Adam Gillibrand is the father of five-year-old Jamie, who was born with a severe epileptic condition. With traditional treatments failing their son, this is the story of their search to give their son some hope for the future.
Jamie is our third and youngest child, so when he came along we weren’t inexperienced parents. But at five months old, Jamie started developing a jerking motion, what we thought was the so-called falling reflex or Moro reflex, common to many babies.
But it grew worse over several weeks and as we were about to fly to Port Douglas for our winter holiday, we thought we had better seek medical advice and get cleared for take-off. For speed of response, we decided to go straight to Emergency at the hospital rather than our GP.
In ER, by chance that day, the epilepsy specialist was on duty. My wife had filmed the falling reflex and we showed it to him. Immediately he diagnosed it as epilepsy at which point we had no idea what that meant and weren’t unduly worried.
The diagnosis of epilepsy was both shocking and devastating. We had no clue what to expect or how we would cope as a family. As a parent you go into survival mode only being able to cope with immediate thoughts and events. The moment you mentally venture into the future you become extremely overwhelmed. In addition, having two other children puts pressure on you as a parent to protect them from the stress and sadness, there’s no time to have a breakdown.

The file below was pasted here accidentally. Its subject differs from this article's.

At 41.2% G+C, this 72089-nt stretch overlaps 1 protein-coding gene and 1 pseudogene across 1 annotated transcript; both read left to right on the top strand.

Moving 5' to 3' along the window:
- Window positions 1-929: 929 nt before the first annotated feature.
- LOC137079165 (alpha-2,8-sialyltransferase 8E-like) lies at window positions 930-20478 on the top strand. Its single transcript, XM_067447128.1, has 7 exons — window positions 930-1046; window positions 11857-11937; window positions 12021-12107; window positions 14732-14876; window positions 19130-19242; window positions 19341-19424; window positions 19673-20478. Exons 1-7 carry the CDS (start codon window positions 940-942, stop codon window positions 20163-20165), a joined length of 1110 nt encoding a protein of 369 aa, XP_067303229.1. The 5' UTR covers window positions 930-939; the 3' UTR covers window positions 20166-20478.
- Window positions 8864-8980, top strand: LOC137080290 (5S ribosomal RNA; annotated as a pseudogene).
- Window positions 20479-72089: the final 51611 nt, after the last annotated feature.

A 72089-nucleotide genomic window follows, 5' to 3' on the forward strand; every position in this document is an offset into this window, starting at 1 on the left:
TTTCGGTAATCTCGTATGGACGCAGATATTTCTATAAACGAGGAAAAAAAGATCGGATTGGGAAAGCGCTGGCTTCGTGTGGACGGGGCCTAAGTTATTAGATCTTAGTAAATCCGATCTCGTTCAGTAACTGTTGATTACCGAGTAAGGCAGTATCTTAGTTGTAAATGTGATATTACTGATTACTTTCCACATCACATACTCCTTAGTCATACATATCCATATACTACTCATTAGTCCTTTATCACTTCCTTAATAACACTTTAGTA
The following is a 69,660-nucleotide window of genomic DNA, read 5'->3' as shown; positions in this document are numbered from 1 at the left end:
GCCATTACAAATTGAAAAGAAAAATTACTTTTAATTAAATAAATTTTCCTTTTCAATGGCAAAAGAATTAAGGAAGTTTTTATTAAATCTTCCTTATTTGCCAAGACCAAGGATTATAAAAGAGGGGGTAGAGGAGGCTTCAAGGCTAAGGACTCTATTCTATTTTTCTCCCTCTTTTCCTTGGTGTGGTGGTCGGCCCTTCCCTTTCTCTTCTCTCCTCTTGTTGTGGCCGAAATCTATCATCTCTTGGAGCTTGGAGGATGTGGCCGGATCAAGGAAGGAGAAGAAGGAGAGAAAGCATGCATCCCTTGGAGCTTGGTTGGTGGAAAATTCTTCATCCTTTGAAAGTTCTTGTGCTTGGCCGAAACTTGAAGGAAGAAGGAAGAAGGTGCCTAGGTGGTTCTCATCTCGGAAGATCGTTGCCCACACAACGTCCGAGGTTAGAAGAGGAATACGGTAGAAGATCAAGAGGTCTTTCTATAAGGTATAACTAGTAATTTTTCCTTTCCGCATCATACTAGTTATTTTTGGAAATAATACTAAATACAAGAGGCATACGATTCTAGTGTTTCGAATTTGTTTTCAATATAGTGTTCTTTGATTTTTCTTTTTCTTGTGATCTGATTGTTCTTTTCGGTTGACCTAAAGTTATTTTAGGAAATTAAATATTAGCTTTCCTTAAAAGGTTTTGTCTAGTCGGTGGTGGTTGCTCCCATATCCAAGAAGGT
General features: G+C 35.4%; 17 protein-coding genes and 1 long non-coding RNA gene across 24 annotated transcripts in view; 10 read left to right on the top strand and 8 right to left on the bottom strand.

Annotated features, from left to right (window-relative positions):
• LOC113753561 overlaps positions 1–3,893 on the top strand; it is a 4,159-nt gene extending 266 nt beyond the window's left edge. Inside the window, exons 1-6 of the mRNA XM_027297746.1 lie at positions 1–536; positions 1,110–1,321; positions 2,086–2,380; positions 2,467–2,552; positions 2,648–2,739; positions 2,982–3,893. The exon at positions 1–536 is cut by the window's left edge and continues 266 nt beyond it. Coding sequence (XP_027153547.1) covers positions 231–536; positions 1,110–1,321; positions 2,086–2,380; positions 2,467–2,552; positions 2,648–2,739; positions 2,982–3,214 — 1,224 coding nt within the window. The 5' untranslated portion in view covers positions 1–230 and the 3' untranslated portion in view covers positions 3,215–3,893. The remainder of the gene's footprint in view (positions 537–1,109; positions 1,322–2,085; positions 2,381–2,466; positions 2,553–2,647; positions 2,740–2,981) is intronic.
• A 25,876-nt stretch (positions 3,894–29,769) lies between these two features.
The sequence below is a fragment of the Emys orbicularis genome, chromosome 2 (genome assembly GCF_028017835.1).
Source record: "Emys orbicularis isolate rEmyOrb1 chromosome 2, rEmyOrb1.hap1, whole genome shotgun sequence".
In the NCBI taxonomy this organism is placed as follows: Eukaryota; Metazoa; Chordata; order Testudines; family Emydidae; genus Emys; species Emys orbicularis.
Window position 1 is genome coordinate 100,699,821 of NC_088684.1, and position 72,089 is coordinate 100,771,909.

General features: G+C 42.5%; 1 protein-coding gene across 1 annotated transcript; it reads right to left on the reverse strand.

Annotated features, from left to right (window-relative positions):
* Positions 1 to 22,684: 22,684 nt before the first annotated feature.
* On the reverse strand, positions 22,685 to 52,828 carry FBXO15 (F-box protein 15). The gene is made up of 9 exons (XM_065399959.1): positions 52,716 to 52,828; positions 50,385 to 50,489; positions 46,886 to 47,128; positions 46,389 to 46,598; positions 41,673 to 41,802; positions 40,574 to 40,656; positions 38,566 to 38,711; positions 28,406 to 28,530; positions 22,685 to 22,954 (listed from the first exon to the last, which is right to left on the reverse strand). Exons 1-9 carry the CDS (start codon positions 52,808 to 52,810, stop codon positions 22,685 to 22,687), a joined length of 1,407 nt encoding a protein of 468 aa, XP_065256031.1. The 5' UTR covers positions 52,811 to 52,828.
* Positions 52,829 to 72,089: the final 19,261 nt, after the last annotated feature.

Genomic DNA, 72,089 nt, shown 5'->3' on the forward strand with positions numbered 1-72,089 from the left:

After that initial diagnosis, he was then diagnosed as having infantile spasms which, they don’t tell you at first, is a very very sinister form of epilepsy. It’s intractable and the first advice from the neurologist to us was not to Google it.
We were sent home with medication. The first step is to give an extremely high dose of anti-inflammatory steroids and the poor little fellow blew up like a little balloon. But, at that point, it also meant that he had two weeks of no seizures. But you can’t keep a patient on that dosage as it’s very dangerous. Then the medics wean the patient off that in the hope that it has fixed the problem. But it hadn’t.
Then Jamie was put onto Sabril. I remember them telling us it was a great drug as it had been around since the 1950s.
Intuitively, you think, what no medical advance in 50 years? That didn’t work either and, to cut a long story short, after nine months of a really hefty cocktail of anti-epileptic medication, with the seizures getting worse not better, we were stuck.
The hardest aspect of our journey was the realisation that the treatment was a guessing game: trial and error of multiple medications with no real explanation or long term goals.